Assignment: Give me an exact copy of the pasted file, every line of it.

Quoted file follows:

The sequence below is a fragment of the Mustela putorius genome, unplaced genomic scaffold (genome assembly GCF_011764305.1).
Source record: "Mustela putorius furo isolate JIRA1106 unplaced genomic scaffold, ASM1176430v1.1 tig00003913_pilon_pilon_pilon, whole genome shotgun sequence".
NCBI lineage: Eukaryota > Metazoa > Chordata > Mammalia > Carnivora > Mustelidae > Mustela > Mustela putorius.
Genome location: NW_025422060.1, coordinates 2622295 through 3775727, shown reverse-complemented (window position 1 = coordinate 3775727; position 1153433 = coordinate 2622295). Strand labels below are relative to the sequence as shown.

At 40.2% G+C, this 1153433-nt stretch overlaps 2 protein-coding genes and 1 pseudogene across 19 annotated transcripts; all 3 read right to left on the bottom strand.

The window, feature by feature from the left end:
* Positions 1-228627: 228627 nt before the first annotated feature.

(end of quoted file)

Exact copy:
The sequence below is a fragment of the Mustela putorius genome, unplaced genomic scaffold (genome assembly GCF_011764305.1).
Source record: "Mustela putorius furo isolate JIRA1106 unplaced genomic scaffold, ASM1176430v1.1 tig00003913_pilon_pilon_pilon, whole genome shotgun sequence".
NCBI lineage: Eukaryota > Metazoa > Chordata > Mammalia > Carnivora > Mustelidae > Mustela > Mustela putorius.
Genome location: NW_025422060.1, coordinates 2622295 through 3775727, shown reverse-complemented (window position 1 = coordinate 3775727; position 1153433 = coordinate 2622295). Strand labels below are relative to the sequence as shown.

At 40.2% G+C, this 1153433-nt stretch overlaps 2 protein-coding genes and 1 pseudogene across 19 annotated transcripts; all 3 read right to left on the bottom strand.

The window, feature by feature from the left end:
* Positions 1-228627: 228627 nt before the first annotated feature.